It may not set a new picture benchmark for 32-inch LED TVs, but the KDL-32EX524's performance is still impressive for a £550 set. There are some obvious flaws, but on the whole your hi- and standard-def sources are in good hands.
Images from the built-in Freeview HD tuner look crisp and precise, showing precious few signs of stepping along edges, pixellation or block noise. Detail shines through from every inch of the screen, whether you're ogling the textured green grass of Wimbledon's Centre Court or the suburban London surroundings of Lead Balloon. It's a great advert for hi-def, even on a screen of this size, and shows that the new X-Reality chip is no slouch when it comes to sharpening up detail and removing noise.
Switching over to a Blu-ray disc – in this case Children of Men – the KDL-32EX524 continues its good work with more scintillating detail and deep, natural colours. However, the movie's gloomy settings and subject matter means dark scenes are frequent, and here we find the KDL-32EX524 slightly struggling – instead of deep, inky blacks you get a sort of misty grey/blue and the backlight seems uneven, with pooling down the left and right sides.
We also ran Samsung's HD Reference Software evaluation disc through the KDL-32EX524 and with the black level test patterns found it hard to define the outlines of black objects set against black backgrounds, and although contrast is good, it lacks the punch and breadth of a good plasma, or the best full LED sets. You can get some joy playing around with the Black Corrector and Advanced Contrast Enhancer, but it's never fully rectified and doesn't really improve the detail within blacks. Brighter Blu-rays like Wall-E or Legends of the Guardians look much better though.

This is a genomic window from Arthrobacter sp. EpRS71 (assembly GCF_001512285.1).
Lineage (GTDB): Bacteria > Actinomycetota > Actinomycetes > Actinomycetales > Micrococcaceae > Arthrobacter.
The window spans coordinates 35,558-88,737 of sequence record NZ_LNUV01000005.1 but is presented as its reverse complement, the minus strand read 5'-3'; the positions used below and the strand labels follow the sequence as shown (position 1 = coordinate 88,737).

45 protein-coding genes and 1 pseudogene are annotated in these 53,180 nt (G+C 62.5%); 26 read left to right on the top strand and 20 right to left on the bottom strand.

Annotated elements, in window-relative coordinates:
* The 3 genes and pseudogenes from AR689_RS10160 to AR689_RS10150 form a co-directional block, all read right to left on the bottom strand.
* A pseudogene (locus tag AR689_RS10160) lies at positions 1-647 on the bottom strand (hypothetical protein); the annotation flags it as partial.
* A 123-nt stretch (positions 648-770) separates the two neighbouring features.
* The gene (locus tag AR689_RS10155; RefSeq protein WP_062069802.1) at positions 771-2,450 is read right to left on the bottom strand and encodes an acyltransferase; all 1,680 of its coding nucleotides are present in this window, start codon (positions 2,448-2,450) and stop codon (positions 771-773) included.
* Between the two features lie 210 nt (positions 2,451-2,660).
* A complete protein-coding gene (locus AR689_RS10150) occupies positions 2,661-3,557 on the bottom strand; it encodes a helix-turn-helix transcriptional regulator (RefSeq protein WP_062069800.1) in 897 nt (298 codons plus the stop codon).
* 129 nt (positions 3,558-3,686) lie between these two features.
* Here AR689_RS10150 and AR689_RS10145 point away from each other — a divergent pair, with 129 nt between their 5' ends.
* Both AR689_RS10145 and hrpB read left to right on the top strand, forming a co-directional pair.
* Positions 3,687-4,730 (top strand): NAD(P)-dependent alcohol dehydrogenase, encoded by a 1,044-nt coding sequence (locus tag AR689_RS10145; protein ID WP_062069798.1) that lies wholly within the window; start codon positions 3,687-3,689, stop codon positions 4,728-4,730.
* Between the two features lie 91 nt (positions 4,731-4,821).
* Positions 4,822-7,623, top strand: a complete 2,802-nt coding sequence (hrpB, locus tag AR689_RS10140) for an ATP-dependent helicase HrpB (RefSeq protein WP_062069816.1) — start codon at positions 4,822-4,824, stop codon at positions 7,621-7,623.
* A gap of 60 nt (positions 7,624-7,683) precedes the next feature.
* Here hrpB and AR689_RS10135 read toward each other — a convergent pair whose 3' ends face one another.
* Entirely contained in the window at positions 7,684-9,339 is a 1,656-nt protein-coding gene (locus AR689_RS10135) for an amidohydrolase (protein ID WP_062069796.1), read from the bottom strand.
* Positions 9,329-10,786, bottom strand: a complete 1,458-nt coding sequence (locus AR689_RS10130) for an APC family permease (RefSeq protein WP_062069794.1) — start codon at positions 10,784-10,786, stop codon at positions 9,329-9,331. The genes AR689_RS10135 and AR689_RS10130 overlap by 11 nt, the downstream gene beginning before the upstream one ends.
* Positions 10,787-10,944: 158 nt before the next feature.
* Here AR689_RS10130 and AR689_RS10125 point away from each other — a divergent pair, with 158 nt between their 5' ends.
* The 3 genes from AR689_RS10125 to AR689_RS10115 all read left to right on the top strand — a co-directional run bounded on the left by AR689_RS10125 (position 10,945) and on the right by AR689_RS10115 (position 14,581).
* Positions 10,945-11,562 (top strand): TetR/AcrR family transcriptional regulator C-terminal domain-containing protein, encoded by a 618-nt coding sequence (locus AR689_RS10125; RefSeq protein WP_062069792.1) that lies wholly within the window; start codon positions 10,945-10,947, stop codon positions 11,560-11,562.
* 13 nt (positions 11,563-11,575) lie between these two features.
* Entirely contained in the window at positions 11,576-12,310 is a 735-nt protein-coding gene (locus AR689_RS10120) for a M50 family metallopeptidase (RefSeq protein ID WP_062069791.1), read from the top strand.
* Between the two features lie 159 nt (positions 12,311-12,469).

The other major flaw with the TV's picture is motion blur. It's highlighted most clearly on our evaluation disc's Motion test patterns, showing fast camera pans over the front of a building and a map. The image is beset by smearing, which makes text on the map difficult to read, plus the image judders uncomfortably.
During movies this blur interferes with the clarity of fast-moving scenes. With no frame insertion technology to iron this sort of stuff out it's fairly inevitable, but might encourage some to fork out more for a 100Hz sets from the Sony 724 series.
Back to the positives, and Sony makes good its promise of improving web video. We watched zombie film Day of the Dead (1985) on BBC iPlayer and were enormously impressed by the lack of artefacts and buffering delays with this 26-year-old movie. Horrible Histories also looked superb: it was just like watching an SD BBC One broadcast on Freeview.